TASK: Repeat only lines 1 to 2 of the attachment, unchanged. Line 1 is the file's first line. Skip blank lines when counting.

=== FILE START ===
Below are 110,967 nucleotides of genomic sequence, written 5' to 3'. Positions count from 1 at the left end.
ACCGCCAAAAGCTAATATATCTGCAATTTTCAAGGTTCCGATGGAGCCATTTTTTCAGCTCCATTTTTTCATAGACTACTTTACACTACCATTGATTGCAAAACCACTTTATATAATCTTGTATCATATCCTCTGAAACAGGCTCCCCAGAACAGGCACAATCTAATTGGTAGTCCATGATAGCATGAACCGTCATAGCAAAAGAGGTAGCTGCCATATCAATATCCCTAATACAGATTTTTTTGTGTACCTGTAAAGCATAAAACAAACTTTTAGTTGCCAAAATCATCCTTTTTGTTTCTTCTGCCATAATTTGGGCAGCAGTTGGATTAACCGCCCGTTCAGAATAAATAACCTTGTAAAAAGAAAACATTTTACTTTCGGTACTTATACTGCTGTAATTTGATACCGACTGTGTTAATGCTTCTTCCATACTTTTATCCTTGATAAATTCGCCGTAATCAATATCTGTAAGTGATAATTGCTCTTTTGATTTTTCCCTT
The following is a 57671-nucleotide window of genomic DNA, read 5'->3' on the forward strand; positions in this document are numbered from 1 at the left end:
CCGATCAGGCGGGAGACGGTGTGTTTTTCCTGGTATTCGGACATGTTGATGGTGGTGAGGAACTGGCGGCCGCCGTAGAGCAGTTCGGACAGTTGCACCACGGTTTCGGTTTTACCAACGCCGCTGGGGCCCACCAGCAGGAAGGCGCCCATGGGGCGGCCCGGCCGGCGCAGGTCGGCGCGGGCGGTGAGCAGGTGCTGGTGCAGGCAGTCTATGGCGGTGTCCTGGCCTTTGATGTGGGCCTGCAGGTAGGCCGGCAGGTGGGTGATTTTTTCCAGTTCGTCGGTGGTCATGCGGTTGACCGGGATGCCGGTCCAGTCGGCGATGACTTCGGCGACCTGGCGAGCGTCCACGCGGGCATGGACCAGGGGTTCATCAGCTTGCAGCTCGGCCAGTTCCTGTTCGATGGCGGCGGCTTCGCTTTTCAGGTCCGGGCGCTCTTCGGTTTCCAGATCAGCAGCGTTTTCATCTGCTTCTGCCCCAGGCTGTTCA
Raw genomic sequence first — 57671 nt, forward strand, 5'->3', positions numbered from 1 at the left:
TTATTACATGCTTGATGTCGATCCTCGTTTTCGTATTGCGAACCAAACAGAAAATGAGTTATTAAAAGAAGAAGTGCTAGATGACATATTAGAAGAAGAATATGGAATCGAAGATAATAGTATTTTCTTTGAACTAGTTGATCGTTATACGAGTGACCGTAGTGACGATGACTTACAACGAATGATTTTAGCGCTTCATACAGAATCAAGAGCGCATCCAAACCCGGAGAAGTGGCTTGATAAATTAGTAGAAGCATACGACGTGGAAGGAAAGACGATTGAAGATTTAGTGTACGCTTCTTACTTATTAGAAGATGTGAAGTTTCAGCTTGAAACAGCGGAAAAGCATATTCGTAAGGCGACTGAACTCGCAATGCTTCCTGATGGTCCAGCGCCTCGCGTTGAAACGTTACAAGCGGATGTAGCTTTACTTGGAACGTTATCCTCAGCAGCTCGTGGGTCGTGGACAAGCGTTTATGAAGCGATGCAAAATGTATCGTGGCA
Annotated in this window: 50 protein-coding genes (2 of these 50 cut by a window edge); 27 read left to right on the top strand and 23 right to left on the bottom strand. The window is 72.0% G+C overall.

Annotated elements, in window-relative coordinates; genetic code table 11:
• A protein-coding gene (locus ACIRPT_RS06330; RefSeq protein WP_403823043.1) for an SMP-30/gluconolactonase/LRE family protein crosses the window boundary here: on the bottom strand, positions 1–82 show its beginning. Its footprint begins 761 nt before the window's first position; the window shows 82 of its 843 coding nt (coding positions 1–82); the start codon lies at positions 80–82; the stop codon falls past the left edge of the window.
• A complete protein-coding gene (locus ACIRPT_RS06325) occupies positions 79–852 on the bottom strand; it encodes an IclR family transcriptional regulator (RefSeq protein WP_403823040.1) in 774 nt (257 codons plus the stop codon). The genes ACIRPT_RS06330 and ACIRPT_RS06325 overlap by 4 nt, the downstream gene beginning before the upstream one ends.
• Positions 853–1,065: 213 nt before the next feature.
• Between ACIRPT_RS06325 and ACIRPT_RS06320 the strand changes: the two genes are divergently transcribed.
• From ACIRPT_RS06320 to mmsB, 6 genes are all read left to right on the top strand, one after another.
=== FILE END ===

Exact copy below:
Below are 110,967 nucleotides of genomic sequence, written 5' to 3'. Positions count from 1 at the left end.
ACCGCCAAAAGCTAATATATCTGCAATTTTCAAGGTTCCGATGGAGCCATTTTTTCAGCTCCATTTTTTCATAGACTACTTTACACTACCATTGATTGCAAAACCACTTTATATAATCTTGTATCATATCCTCTGAAACAGGCTCCCCAGAACAGGCACAATCTAATTGGTAGTCCATGATAGCATGAACCGTCATAGCAAAAGAGGTAGCTGCCATATCAATATCCCTAATACAGATTTTTTTGTGTACCTGTAAAGCATAAAACAAACTTTTAGTTGCCAAAATCATCCTTTTTGTTTCTTCTGCCATAATTTGGGCAGCAGTTGGATTAACCGCCCGTTCAGAATAAATAACCTTGTAAAAAGAAAACATTTTACTTTCGGTACTTATACTGCTGTAATTTGATACCGACTGTGTTAATGCTTCTTCCATACTTTTATCCTTGATAAATTCGCCGTAATCAATATCTGTAAGTGATAATTGCTCTTTTGATTTTTCCCTT